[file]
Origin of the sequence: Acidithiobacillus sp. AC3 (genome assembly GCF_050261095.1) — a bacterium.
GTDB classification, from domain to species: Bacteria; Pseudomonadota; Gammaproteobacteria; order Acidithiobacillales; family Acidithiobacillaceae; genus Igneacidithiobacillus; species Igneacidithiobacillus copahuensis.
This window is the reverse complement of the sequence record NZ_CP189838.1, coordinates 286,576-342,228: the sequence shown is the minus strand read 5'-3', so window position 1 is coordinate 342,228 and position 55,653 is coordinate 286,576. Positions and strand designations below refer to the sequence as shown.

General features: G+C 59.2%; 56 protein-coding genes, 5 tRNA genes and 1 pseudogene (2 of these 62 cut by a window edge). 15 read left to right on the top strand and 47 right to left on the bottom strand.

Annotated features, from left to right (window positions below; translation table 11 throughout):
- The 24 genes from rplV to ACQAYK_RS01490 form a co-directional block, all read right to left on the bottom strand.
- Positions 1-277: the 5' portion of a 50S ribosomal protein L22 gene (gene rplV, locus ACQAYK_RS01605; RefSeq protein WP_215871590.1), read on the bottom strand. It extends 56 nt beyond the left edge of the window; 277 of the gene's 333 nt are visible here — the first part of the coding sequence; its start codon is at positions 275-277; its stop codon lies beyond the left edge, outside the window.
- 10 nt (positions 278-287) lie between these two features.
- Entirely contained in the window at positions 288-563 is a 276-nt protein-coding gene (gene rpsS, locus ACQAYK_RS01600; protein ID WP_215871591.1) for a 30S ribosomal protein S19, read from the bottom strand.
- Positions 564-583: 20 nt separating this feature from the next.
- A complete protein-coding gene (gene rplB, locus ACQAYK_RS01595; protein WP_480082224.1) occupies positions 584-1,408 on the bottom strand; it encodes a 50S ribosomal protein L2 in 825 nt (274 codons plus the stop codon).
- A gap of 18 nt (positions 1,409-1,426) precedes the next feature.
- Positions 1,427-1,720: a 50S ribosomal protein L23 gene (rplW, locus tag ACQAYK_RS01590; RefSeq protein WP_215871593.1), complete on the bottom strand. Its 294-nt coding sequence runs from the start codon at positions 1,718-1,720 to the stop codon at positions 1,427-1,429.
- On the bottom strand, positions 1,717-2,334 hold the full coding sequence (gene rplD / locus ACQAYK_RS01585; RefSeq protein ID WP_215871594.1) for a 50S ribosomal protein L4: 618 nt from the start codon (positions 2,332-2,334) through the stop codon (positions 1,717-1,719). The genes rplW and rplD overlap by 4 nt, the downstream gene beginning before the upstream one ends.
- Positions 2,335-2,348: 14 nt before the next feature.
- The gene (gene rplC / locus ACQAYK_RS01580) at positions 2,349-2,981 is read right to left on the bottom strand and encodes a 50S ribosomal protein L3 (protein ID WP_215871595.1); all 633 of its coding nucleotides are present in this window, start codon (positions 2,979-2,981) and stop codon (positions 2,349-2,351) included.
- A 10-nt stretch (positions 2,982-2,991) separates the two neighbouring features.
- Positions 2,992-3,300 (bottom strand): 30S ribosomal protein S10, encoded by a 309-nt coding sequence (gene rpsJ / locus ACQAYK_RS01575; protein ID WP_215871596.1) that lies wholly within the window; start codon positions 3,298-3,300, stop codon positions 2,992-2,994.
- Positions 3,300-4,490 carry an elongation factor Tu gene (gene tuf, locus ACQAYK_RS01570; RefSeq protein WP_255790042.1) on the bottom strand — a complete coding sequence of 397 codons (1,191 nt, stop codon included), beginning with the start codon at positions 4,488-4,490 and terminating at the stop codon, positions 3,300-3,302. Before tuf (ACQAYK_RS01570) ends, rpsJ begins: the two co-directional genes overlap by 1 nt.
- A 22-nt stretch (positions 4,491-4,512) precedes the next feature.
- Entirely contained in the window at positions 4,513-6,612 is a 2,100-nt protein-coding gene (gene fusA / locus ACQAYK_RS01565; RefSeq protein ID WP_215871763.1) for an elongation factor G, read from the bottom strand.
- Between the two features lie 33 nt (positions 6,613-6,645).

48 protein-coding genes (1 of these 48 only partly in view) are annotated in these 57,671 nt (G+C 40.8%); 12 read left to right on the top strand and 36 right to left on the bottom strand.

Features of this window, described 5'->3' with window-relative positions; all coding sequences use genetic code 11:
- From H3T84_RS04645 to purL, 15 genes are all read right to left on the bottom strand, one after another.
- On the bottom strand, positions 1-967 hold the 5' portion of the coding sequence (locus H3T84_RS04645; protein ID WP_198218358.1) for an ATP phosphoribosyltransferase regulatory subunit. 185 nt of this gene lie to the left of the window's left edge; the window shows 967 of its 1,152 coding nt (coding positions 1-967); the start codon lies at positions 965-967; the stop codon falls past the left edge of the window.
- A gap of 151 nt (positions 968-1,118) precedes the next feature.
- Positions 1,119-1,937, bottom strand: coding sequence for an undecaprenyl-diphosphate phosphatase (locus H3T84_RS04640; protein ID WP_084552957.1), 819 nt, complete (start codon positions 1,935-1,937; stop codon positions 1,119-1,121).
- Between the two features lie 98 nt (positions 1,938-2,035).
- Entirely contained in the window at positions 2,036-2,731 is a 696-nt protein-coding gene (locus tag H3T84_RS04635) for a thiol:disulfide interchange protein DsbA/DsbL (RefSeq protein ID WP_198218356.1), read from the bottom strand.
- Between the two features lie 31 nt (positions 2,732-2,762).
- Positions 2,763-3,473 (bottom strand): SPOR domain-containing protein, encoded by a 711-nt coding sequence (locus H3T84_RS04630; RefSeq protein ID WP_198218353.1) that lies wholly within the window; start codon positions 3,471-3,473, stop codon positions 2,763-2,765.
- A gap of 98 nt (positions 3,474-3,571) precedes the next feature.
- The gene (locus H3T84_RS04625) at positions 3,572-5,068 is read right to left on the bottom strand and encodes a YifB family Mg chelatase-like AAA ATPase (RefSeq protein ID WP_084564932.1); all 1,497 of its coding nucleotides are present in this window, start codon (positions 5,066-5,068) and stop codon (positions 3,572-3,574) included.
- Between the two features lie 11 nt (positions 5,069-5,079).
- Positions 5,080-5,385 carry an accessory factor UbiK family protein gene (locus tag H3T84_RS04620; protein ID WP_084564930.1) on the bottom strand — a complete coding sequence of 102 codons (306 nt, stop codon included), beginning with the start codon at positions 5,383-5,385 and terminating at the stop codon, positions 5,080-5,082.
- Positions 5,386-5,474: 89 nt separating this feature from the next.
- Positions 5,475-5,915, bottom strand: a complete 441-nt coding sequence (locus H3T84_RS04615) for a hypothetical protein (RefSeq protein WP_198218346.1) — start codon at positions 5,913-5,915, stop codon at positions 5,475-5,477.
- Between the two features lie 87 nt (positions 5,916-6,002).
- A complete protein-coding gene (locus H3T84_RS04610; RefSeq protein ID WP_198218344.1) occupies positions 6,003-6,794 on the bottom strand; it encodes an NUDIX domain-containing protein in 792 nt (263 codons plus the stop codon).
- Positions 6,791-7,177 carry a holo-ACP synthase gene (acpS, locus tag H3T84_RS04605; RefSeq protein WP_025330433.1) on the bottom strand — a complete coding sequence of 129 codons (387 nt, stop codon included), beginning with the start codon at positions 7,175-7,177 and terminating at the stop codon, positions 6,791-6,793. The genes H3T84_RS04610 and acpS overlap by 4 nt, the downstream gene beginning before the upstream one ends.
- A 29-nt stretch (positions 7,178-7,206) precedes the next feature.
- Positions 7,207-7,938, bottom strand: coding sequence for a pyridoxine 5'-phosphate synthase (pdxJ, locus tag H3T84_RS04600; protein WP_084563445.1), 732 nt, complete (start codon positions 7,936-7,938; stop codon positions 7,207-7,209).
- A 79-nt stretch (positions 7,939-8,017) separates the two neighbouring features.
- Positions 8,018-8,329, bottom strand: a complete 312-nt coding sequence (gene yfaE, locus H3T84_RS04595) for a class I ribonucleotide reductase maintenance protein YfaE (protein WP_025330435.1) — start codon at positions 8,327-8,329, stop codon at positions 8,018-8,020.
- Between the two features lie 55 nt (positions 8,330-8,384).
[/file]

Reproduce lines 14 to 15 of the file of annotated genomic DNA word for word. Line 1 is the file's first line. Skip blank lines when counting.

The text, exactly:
- On the bottom strand, positions 1,717-2,334 hold the full coding sequence (gene rplD / locus ACQAYK_RS01585; RefSeq protein ID WP_215871594.1) for a 50S ribosomal protein L4: 618 nt from the start codon (positions 2,332-2,334) through the stop codon (positions 1,717-1,719). The genes rplW and rplD overlap by 4 nt, the downstream gene beginning before the upstream one ends.
- Positions 2,335-2,348: 14 nt before the next feature.